Families that feel empowered in their decision are committed to the whole process of education — before school, in partnership with a school, outside a school and beyond formal schooling years.

Trust the process

School choice is a process; one that is either cultivated conscientiously or that takes shape serendipitously. It is a process in which families inspect who they are, what they believe about education, who the child is, what options are available to them, where they will apply (even for public schools) and ultimately where they accept enrollment.

For many families, this process happens organically. It is a journey marked by highlights and low, dark moments. Families that feel comfortable with their ultimate decision know that they cannot control the outcome of the process. They can only trust their efforts and recognize that many factors outside of them also have control over their ultimate choice and decision. They keep their eyes open to the highlights and trust their gut when something doesn’t feel right. They analyze and do all the diligent leg work to apply to schools (both public and private). Then, they let go and let the universe of school administrators do their magic. They trust that their ultimate choices are the ones meant to be. They accept their offered choices with grace and trust. They have faith in their decision because they have faith in themselves as a family. 

One step in the journey

School choice is one step in the journey of crafting and supporting a rich, fulfilling education experience. Families that feel empowered in their decision are committed to the whole process of education — before school, in partnership with a school, outside a school and beyond formal schooling years. They know that regardless of the choices made available to them, they will put in the effort to do right by the child. They know this because they know themselves as a family, they know their values and they see the child as a sovereign being. They are committed to the whole process of living and learning, the school being one important part of that experience, not as a gating factor to a successful and fulfilling experience but as one piece in the larger puzzle of educating the whole child.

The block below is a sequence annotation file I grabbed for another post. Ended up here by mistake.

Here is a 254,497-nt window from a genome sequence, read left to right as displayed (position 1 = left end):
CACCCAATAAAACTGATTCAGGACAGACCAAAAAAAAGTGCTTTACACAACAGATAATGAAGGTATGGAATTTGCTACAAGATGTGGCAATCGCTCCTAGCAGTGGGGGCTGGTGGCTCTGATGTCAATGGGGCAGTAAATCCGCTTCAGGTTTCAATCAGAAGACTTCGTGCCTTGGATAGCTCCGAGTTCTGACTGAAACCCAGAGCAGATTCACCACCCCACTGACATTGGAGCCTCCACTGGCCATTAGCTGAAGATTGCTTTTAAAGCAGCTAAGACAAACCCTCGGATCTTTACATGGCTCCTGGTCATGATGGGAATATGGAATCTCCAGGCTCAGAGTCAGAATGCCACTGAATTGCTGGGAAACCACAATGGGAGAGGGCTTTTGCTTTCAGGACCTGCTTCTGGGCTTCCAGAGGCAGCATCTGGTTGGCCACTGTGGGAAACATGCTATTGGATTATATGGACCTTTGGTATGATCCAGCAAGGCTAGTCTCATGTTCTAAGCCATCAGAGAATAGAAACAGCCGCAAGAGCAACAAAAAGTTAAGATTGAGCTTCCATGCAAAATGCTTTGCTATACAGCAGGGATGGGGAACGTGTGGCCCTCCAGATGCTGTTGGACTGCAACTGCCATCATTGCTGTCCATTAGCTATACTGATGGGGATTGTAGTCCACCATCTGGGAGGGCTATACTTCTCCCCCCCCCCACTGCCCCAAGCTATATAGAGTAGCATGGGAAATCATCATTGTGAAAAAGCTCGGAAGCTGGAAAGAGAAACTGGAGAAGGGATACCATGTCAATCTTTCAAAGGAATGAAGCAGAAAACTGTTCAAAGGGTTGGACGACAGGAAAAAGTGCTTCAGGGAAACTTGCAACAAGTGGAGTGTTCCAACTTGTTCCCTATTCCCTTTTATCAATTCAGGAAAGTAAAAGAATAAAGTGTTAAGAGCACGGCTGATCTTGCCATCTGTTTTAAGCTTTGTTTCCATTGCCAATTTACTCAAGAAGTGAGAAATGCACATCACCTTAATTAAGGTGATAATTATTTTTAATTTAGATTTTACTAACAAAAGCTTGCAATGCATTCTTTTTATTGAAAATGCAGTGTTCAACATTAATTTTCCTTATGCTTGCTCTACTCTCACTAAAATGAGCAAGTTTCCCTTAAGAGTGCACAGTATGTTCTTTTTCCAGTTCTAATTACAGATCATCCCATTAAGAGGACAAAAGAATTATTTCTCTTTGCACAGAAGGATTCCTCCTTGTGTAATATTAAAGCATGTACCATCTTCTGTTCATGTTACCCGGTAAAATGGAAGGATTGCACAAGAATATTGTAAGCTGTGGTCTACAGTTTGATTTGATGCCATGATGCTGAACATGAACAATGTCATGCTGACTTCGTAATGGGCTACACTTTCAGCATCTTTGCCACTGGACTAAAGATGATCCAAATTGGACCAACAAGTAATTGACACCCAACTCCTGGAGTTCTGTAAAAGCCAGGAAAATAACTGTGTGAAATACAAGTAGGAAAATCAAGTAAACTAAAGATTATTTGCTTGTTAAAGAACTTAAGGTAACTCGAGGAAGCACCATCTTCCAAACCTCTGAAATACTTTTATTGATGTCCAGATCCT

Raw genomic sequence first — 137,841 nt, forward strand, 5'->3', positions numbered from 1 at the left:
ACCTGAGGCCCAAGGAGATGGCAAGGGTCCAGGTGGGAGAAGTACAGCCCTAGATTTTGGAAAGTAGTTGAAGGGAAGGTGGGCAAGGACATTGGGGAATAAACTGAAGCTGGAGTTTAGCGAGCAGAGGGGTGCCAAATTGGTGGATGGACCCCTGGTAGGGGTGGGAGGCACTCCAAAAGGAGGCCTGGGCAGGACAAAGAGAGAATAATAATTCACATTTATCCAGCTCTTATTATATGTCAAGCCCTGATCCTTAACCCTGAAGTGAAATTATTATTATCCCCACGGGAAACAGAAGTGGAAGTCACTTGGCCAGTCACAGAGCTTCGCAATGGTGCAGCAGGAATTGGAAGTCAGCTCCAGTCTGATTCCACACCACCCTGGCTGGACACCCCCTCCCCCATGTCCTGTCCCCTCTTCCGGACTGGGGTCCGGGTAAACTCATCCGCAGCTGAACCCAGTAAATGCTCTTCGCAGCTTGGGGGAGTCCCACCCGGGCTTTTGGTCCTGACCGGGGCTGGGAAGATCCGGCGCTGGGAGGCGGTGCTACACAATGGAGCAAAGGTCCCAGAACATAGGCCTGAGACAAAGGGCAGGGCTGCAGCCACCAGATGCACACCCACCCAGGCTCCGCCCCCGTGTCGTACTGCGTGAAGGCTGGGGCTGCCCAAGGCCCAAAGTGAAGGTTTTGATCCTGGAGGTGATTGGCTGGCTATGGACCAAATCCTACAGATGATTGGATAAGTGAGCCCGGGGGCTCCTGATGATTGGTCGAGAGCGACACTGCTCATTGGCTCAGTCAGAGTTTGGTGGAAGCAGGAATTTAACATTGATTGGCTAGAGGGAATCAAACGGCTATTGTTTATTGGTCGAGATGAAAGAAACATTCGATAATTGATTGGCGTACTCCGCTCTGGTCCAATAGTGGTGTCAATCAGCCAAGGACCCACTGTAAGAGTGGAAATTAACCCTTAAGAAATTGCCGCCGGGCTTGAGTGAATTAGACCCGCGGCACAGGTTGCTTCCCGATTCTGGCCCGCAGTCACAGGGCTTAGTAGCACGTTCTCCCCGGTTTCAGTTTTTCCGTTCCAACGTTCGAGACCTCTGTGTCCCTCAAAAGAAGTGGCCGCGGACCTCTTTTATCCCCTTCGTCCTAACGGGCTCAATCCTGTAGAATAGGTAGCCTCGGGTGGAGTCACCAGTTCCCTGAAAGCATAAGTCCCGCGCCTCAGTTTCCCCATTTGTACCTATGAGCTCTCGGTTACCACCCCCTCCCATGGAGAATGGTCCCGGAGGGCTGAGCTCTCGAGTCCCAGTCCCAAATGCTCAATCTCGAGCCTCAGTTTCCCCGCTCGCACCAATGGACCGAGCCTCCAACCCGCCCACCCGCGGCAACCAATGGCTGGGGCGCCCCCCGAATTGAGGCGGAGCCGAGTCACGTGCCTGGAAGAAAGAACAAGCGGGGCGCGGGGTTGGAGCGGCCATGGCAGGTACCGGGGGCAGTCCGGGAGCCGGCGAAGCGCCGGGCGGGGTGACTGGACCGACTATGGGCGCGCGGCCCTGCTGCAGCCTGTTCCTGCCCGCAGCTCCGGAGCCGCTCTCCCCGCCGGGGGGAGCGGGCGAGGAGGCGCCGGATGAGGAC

These seemingly amorphous, emotionally grounded and philosophically charged aspects have a deep impact on school choice. As shaky as it sounds, intuition, beliefs and faith in an ever-changing being lead to grounded decisions. Of course studious data gathering, reflection and analysis lay the foundation for school choice. The ultimate decision, in those last hours just before signing on the dotted line, comes from a deep place of trust in self, child and the universe.